His pontificate was prosperous, but comparatively uneventful. He held two consistories that saw three new cardinals elevated on 16 June 1721 and 16 July 1721.

The Chinese Rites controversy that started under his predecessor continued during his reign. Innocent XIII prohibited the Jesuits from prosecuting their mission in China, and ordered that no new members should be received into the order. This indication of his sympathies encouraged some French bishops to approach him with a petition for the recall of the bull Unigenitus by which Jansenism had been condemned; the request, however, was peremptorily denied.

The Pope also assisted the Venetians in their struggles and also assisted Malta in its struggles against the Turks.

Innocent XIII, like his predecessor, showed much favour to James Francis Edward Stuart, the "Old Pretender" to the British throne and liberally supported him. The pope's cousin, Francesco Maria Conti, from Siena, became chamberlain of James' little court in the Roman Muti Palace.


Innocent XIII held two consistories in which he named three cardinals. One of those new cardinals was his own brother, Bernardo Maria.


Innocent XIII beatified three individuals during his pontificate: John of Nepomuk (31 May 1721), Dalmazio Moner (13 August 1721), and Andrea dei Conti (11 December 1723).

Doctor of the Church

On 25 April 1722, he named Saint Isidore of Seville as a Doctor of the Church.

Death and legacy

Tomb of Innocentius XIII
The tomb of Pope Innocent XIII.

Innocent XIII fell ill in 1724. He was tormented by a hernia of which he spoke to nobody but his valet. At one point, it had burst and caused inflammation and fever. Innocent XIII asked for the last rites, made his profession of faith, and died on 7 March 1724, at the age of 68. His pontificate was unremarkable, given that he was hampered by physical suffering. He was interred in the grotto at Saint Peter's Basilica.

Innocent XIII had suffered from a hernia about three to four months after his election but also suffered from acute attacks of pain due to kidney stones. But Innocent XIII did himself no favors with his excessive appetite and no exercise. He also suffered from lethargy that caused him to sleep a great deal. In mid-February 1724, his suffering grew worse to the point that he could no longer get up, suffering from an accumulation of water in his lower limbs in what was an indication of severe kidney problems. This led to his doctors fearing that he could develop congestive heart failure. On 3 March, despite his failing health, Innocent XIII set to work signing documents, though he suffered poor sleep that night and had a better day on 4 March. In the morning on 5 March, one of the papal doctors fed Innocent XIII a purgative, however, this backfired and only aggravated the hernia. An attempted reduction was only partially successful, resulting in a strangulated hernia, while the pope experienced great pain in the night between 5 and 6 March. However, a serious inflammation quickly set in, causing the pope to contract a fever. Innocent XIII, now very well aware of his state of health, immediately asked for the Viaticum, receiving it on 6 March as his family gathered to see him. However, there had been attempts to get the pope to name new cardinals, simply to create stronger factions in the conclave. At 4:00pm on 6 March, he signed a codicil to his will, and that night asked for and received the Extreme Unction. Innocent XIII died at sunset, around 23:00 hours (Rome time) on 7 March.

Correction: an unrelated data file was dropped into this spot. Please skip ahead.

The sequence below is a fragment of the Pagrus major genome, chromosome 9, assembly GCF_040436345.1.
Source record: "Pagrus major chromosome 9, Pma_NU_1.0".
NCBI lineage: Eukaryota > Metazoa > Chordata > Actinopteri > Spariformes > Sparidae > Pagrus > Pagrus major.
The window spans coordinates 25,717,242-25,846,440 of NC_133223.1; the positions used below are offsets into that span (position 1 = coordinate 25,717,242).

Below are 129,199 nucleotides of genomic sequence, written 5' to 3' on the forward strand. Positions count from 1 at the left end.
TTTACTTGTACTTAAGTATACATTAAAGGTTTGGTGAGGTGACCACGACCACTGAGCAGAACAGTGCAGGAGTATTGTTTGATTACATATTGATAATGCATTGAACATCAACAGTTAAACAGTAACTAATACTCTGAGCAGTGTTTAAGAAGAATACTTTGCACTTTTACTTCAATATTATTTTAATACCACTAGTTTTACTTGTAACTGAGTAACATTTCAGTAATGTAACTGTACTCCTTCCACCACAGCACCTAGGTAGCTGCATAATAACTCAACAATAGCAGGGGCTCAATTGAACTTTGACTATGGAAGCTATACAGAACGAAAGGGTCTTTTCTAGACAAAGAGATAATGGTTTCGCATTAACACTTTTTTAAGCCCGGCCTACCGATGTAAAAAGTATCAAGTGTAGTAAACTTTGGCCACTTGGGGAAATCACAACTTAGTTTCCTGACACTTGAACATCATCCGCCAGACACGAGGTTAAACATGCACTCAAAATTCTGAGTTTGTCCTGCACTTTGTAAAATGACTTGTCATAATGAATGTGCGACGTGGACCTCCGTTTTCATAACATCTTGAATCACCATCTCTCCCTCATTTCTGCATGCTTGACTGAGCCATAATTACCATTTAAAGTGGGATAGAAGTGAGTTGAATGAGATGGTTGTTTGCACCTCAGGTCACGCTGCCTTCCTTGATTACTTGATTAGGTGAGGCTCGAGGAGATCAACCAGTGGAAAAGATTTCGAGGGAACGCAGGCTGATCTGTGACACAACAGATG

Beatification request

In 2005 upon the occasion of the 350 years since the birth of the late pontiff, the citizens in the late pope's village of birth asked the Holy See to introduce the cause of beatification for Innocent XIII.

See also

Kids robot.svg In Spanish: Inocencio XIII para niños

  • Cardinals created by Innocent XIII
  • Apostolici Ministerii
  • List of popes